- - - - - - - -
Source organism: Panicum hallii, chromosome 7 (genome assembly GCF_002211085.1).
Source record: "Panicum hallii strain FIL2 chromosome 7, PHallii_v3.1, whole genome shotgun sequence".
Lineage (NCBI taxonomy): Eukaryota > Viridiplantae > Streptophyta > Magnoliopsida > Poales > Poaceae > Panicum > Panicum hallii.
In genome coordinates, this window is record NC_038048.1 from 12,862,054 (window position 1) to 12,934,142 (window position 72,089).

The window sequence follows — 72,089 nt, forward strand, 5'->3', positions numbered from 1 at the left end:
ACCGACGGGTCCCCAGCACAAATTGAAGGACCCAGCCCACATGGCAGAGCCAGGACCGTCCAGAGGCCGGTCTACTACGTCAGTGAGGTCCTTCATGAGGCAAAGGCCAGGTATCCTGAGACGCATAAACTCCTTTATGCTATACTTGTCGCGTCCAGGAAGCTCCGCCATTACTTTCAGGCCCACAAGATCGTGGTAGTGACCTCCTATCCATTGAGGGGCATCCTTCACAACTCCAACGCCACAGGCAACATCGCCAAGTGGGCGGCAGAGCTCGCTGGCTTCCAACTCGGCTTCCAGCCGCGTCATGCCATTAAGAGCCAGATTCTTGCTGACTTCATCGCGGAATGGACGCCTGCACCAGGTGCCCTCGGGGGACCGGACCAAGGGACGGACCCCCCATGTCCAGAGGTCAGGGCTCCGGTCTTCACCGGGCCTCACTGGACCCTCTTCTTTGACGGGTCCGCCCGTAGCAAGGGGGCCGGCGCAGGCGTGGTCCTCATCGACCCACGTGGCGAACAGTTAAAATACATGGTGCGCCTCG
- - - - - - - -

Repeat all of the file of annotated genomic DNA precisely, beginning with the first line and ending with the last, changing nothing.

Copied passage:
Source organism: Panicum hallii, chromosome 7 (genome assembly GCF_002211085.1).
Source record: "Panicum hallii strain FIL2 chromosome 7, PHallii_v3.1, whole genome shotgun sequence".
Lineage (NCBI taxonomy): Eukaryota > Viridiplantae > Streptophyta > Magnoliopsida > Poales > Poaceae > Panicum > Panicum hallii.
In genome coordinates, this window is record NC_038048.1 from 12,862,054 (window position 1) to 12,934,142 (window position 72,089).

The window sequence follows — 72,089 nt, forward strand, 5'->3', positions numbered from 1 at the left end:
ACCGACGGGTCCCCAGCACAAATTGAAGGACCCAGCCCACATGGCAGAGCCAGGACCGTCCAGAGGCCGGTCTACTACGTCAGTGAGGTCCTTCATGAGGCAAAGGCCAGGTATCCTGAGACGCATAAACTCCTTTATGCTATACTTGTCGCGTCCAGGAAGCTCCGCCATTACTTTCAGGCCCACAAGATCGTGGTAGTGACCTCCTATCCATTGAGGGGCATCCTTCACAACTCCAACGCCACAGGCAACATCGCCAAGTGGGCGGCAGAGCTCGCTGGCTTCCAACTCGGCTTCCAGCCGCGTCATGCCATTAAGAGCCAGATTCTTGCTGACTTCATCGCGGAATGGACGCCTGCACCAGGTGCCCTCGGGGGACCGGACCAAGGGACGGACCCCCCATGTCCAGAGGTCAGGGCTCCGGTCTTCACCGGGCCTCACTGGACCCTCTTCTTTGACGGGTCCGCCCGTAGCAAGGGGGCCGGCGCAGGCGTGGTCCTCATCGACCCACGTGGCGAACAGTTAAAATACATGGTGCGCCTCG